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Carolina Oliveira
1 month ago
Summer Solstice Celebrations Around Europe

 

Midsummer celebrates the June solstice, the official beginning of summer and both the longest day and the shortest night of the year in the Northern Hemisphere. It’s also one of Europe’s most celebrated and spiritual evenings, long associated with pagan rituals, and the Christian Saint John the Baptist.

 

According to Roman estimations, Saint John's Eve falls on June 24, six months before the birth of Jesus Christ. But summer solstice in many cultures goes way before Christianity, associated with pagan celebrations of nature, love, agriculture, and fertility. In ancient times, the June solstice was used to organize calendars and as a marker for when to plant and harvest crops.

 

Stonehenge, a prehistoric monument in Wiltshire, England, might be evidence that ancient humans used the June solstice to organize their calendars. Some historians believe that Stonehenge's unique stone circle establishes the date of the June solstice. Viewed from its center on the day of the summer solstice, the Sun rises at a particular point on the horizon, attracting, until today, many people to witness this magical event.

 

In ancient Gaul, where modern-day France and some parts of its neighboring countries are, the Midsummer celebration was called “Feast of Epona”, upon a fertility goddess. In ancient Germanic, Slav, and Celtic tribes, pagans celebrated Midsummer with bonfires. After Christianity spread in Europe and other parts of the world, many pagan customs were absorbed by the Roman religion. So, in most countries of Europe, the solstice celebrations continued around the time of St John’s Eve, June 24.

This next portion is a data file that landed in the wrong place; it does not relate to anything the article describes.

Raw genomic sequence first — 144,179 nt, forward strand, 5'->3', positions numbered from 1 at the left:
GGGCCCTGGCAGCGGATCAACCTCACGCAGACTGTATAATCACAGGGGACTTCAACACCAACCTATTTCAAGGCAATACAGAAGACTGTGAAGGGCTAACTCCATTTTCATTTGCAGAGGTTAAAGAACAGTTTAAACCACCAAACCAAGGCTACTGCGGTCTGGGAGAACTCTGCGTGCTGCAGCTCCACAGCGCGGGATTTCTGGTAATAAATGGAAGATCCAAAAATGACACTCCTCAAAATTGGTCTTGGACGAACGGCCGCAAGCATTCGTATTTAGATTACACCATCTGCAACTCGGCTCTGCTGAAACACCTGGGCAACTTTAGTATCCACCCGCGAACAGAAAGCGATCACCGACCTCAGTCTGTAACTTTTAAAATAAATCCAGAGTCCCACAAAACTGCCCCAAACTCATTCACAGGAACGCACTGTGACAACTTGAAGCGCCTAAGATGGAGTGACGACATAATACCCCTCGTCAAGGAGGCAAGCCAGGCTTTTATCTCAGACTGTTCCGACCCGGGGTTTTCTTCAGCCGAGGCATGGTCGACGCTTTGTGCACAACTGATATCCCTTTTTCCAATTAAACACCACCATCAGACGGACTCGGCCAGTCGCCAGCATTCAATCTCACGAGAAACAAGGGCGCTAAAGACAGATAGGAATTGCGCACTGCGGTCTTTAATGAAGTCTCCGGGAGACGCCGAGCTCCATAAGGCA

In Finland, Juhannus is a very special day to be with friends and family, gathering in cottages and around lakes to enjoy the longer days. With grilled sausages, salmon and herring, new potatoes, rye bread, and many fresh berries, Juhannus was originally a celebration for Ukko the supreme god of weather and harvest. Then, the bonfires (or “kokko”) were lit to keep evil spirits away and ensure a good harvest. It was a time for making rituals that still resist until the present days – such as collecting herbs and flowers and making good wishes for love and luck.

 

The neighbors from Sweden have their Midsommarstånd festivities that are much more rooted in paganism. Traditional foods for the day are pickled herring, salmon, and potatoes, enjoyed while singing and dancing to folk songs around maypoles. In Denmark, bonfires are also the most popular celebration, historically to fend off witches. The origin of this custom is a Danish folk belief that the eve of the 24th of June is the night of a witches' meeting on the Brocken, the highest peak in the Harz Mountains in central Germany.

 

But the June solstice festivities are not exclusive to the countries in the north of Europe. In Greece, the holiday is associated with bonfire jumping and foraging wild oregano before dawn. St John is also known by the epithets Riganas (the oregano bearer) and Lampadiaris (the bonfire bearer). The French have the "Fête de la Saint-Jean" (feast of St John), traditionally celebrated with bonfires in certain parts of the country. A huge bonfire was formerly a practice in Paris until 1648, with Louis XIV being the last King of France to officiate the celebration.

 

Irish summer solstice, also known as Litha, has ancient pagan traditions around wishes for a bountiful harvest, with bonfires to bless the crops. Farmers would jump over the fire to ensure tall crops, and the ashes of the fires scattered over the fields for good luck. In Italy, the Eve of St John is celebrated in many cities, including Florence since medieval times. Nowadays, people gather in street celebrations in Cesena, Genoa, Florence, and Turin, where Saint John the Baptist is the patron saint, celebrated with food markets, bonfires, and fireworks.

 

Another city where St John is recognized as a patron is Porto, Portugal. The city has a unique celebration where bonfires are not the main attraction, but paper balloons that lighten up the skies, and small barbecues around town to grill sardines to feed people all night long. Another tradition is to carry plastic hammers (or leeks) to bump each other in the head to attract good luck or even romance.

 

This week is all about celebrating, as summer brings us the expectation of new beginnings, happiness, and love, to leave behind darker days, and to welcome brighter and sunnier months. Tell us, what are you doing this summer?

 

 

Photos: Celebrations in Sweden / Solstice in Stonehenge / Fireworks in Florence, Italy / St John festivities in Porto, Portugal / Bonfire in Finland.

Edited 1 month ago
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